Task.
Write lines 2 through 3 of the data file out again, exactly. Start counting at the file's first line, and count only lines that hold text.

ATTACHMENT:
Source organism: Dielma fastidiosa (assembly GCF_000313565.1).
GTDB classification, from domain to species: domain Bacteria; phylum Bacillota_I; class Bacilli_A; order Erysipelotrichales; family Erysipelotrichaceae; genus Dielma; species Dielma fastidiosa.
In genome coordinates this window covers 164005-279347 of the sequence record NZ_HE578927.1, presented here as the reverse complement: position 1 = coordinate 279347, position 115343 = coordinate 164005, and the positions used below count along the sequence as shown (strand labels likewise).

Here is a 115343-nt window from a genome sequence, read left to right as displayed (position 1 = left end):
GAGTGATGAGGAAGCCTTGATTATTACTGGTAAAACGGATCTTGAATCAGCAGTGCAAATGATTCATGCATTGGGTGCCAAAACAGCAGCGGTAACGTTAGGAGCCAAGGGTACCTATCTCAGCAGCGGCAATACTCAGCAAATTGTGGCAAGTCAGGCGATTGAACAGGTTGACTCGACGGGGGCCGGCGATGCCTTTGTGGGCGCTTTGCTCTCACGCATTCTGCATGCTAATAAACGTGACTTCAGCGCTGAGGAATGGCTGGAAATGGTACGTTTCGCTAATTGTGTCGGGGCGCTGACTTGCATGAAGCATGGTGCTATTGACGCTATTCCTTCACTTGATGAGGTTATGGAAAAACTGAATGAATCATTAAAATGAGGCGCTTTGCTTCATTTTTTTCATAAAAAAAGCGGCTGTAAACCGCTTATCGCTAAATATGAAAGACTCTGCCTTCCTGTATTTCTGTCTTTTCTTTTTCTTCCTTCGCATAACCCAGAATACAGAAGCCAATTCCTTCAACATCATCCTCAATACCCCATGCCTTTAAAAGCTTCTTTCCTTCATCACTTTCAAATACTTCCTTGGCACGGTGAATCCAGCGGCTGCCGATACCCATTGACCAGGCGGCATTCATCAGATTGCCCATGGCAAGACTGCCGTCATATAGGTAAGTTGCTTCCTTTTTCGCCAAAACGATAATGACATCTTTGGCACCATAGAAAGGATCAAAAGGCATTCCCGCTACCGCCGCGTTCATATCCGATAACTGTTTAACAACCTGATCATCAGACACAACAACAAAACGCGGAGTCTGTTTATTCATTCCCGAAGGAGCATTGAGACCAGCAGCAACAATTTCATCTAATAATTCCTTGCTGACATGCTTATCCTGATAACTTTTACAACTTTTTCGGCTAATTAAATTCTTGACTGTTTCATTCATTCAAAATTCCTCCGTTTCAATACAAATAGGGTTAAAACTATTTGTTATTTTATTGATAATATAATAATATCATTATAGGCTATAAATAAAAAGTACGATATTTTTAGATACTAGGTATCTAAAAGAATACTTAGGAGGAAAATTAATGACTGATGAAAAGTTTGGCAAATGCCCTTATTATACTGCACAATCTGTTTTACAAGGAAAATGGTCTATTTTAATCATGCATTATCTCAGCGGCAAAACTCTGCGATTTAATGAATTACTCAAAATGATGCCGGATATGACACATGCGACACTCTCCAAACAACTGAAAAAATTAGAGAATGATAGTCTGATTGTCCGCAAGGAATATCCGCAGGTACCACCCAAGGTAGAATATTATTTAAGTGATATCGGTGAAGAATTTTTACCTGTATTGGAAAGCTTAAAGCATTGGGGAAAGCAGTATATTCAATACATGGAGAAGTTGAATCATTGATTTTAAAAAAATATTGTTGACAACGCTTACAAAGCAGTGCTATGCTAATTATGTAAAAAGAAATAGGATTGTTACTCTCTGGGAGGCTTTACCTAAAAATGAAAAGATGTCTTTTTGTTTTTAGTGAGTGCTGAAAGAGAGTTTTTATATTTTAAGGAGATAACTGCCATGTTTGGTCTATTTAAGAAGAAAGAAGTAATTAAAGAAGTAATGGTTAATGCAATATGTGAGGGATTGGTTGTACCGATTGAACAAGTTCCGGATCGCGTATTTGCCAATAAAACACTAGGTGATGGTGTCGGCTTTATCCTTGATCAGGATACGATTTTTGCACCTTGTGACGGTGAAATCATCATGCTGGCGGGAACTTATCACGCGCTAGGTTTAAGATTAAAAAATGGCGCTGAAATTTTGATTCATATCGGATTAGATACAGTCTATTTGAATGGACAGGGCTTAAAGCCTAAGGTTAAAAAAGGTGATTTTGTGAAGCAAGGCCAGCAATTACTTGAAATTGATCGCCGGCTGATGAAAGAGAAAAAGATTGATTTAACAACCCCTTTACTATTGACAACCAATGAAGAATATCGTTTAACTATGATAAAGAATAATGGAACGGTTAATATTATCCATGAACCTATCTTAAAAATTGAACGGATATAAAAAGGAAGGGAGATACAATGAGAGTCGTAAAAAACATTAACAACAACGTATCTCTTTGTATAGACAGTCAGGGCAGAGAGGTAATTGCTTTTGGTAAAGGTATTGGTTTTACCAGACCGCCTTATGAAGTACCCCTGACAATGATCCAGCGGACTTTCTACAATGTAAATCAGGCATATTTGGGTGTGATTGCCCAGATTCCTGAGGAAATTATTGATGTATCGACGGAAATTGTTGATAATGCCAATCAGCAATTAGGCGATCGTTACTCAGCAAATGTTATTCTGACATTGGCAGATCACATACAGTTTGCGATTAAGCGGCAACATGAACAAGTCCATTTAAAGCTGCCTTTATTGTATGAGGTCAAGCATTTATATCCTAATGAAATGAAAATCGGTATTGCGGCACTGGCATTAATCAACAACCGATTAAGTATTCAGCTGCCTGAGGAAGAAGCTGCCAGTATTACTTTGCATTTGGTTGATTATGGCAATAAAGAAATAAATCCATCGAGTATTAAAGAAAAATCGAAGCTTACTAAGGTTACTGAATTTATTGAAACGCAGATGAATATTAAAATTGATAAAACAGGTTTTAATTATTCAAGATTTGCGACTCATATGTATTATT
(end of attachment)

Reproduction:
GTDB classification, from domain to species: domain Bacteria; phylum Bacillota_I; class Bacilli_A; order Erysipelotrichales; family Erysipelotrichaceae; genus Dielma; species Dielma fastidiosa.
In genome coordinates this window covers 164005-279347 of the sequence record NZ_HE578927.1, presented here as the reverse complement: position 1 = coordinate 279347, position 115343 = coordinate 164005, and the positions used below count along the sequence as shown (strand labels likewise).